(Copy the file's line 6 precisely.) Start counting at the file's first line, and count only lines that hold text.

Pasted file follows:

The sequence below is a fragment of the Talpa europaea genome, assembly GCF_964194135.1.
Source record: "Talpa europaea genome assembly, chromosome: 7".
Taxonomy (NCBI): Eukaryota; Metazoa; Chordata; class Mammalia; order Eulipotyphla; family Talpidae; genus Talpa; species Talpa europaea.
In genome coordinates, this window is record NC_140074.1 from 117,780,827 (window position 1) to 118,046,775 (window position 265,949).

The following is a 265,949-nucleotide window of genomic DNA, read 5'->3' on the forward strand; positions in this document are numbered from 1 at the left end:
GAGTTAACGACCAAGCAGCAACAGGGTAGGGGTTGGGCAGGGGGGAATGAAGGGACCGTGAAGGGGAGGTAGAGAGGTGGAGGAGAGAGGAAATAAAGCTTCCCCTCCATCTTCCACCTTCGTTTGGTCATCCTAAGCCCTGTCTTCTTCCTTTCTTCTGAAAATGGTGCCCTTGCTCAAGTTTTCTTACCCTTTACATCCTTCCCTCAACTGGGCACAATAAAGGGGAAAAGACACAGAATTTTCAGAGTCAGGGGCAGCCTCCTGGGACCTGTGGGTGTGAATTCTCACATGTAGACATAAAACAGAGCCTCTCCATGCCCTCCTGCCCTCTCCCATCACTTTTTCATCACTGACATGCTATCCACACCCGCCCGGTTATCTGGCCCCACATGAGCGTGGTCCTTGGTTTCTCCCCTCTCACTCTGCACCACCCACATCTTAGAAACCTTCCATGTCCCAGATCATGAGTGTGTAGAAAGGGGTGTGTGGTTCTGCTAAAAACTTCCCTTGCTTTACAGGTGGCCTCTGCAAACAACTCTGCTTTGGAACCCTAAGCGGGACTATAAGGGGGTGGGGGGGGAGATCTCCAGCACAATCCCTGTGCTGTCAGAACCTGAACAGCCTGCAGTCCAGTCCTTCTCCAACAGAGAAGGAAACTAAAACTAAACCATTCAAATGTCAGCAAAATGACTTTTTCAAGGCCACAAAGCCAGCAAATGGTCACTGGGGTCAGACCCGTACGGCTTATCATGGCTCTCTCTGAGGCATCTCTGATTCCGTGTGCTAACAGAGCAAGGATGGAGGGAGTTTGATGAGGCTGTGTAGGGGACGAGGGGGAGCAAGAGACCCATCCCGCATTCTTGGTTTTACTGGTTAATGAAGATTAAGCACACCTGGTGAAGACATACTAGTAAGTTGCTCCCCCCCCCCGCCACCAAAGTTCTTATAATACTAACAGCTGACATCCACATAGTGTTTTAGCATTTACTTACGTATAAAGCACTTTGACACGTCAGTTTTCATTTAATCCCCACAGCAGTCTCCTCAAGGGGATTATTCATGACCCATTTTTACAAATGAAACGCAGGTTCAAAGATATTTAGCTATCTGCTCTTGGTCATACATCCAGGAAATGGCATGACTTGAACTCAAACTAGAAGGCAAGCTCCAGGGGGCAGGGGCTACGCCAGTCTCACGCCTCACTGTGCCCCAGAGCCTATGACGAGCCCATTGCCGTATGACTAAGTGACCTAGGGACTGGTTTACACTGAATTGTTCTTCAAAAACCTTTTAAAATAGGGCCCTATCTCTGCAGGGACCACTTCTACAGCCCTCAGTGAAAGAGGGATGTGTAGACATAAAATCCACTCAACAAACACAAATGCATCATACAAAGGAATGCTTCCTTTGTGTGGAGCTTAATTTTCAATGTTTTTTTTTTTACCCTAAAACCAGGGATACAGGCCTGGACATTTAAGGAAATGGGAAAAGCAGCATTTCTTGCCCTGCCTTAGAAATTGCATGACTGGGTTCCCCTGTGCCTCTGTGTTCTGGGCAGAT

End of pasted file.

GAGTTAACGACCAAGCAGCAACAGGGTAGGGGTTGGGCAGGGGGGAATGAAGGGACCGTGAAGGGGAGGTAGAGAGGTGGAGGAGAGAGGAAATAAAGCTTCCCCTCCATCTTCCACCTTCGTTTGGTCATCCTAAGCCCTGTCTTCTTCCTTTCTTCTGAAAATGGTGCCCTTGCTCAAGTTTTCTTACCCTTTACATCCTTCCCTCAACTGGGCACAATAAAGGGGAAAAGACACAGAATTTTCAGAGTCAGGGGCAGCCTCCTGGGACCTGTGGGTGTGAATTCTCACATGTAGACATAAAACAGAGCCTCTCCATGCCCTCCTGCCCTCTCCCATCACTTTTTCATCACTGACATGCTATCCACACCCGCCCGGTTATCTGGCCCCACATGAGCGTGGTCCTTGGTTTCTCCCCTCTCACTCTGCACCACCCACATCTTAGAAACCTTCCATGTCCCAGATCATGAGTGTGTAGAAAGGGGTGTGTGGTTCTGCTAAAAACTTCCCTTGCTTTACAGGTGGCCTCTGCAAACAACTCTGCTTTGGAACCCTAAGCGGGACTATAAGGGGGTGGGGGGGGAGATCTCCAGCACAATCCCTGTGCTGTCAGAACCTGAACAGCCTGCAGTCCAGTCCTTCTCCAACAGAGAAGGAAACTAAAACTAAACCATTCAAATGTCAGCAAAATGACTTTTTCAAGGCCACAAAGCCAGCAAATGGTCACTGGGGTCAGACCCGTACGGCTTATCATGGCTCTCTCTGAGGCATCTCTGATTCCGTGTGCTAACAGAGCAAGGATGGAGGGAGTTTGATGAGGCTGTGTAGGGGACGAGGGGGAGCAAGAGACCCATCCCGCATTCTTGGTTTTACTGGTTAATGAAGATTAAGCACACCTGGTGAAGACATACTAGTAAGTTGCTCCCCCCCCCCGCCACCAAAGTTCTTATAATACTAACAGCTGACATCCACATAGTGTTTTAGCATTTACTTACGTATAAAGCACTTTGACACGTCAGTTTTCATTTAATCCCCACAGCAGTCTCCTCAAGGGGATTATTCATGACCCATTTTTACAAATGAAACGCAGGTTCAAAGATATTTAGCTATCTGCTCTTGGTCATACATCCAGGAAATGGCATGACTTGAACTCAAACTAGAAGGCAAGCTCCAGGGGGCAGGGGCTACGCCAGTCTCACGCCTCACTGTGCCCCAGAGCCTATGACGAGCCCATTGCCGTATGACTAAGTGACCTAGGGACTGGTTTACACTGAATTGTTCTTCAAAAACCTTTTAAAATAGGGCCCTATCTCTGCAGGGACCACTTCTACAGCCCTCAGTGAAAGAGGGATGTGTAGACATAAAATCCACTCAACAAACACAAATGCATCATACAAAGGAATGCTTCCTTTGTGTGGAGCTTAATTTTCAATGTTTTTTTTTTTACCCTAAAACCAGGGATACAGGCCTGGACATTTAAGGAAATGGGAAAAGCAGCATTTCTTGCCCTGCCTTAGAAATTGCATGACTGGGTTCCCCTGTGCCTCTGTGTTCTGGGCAGAT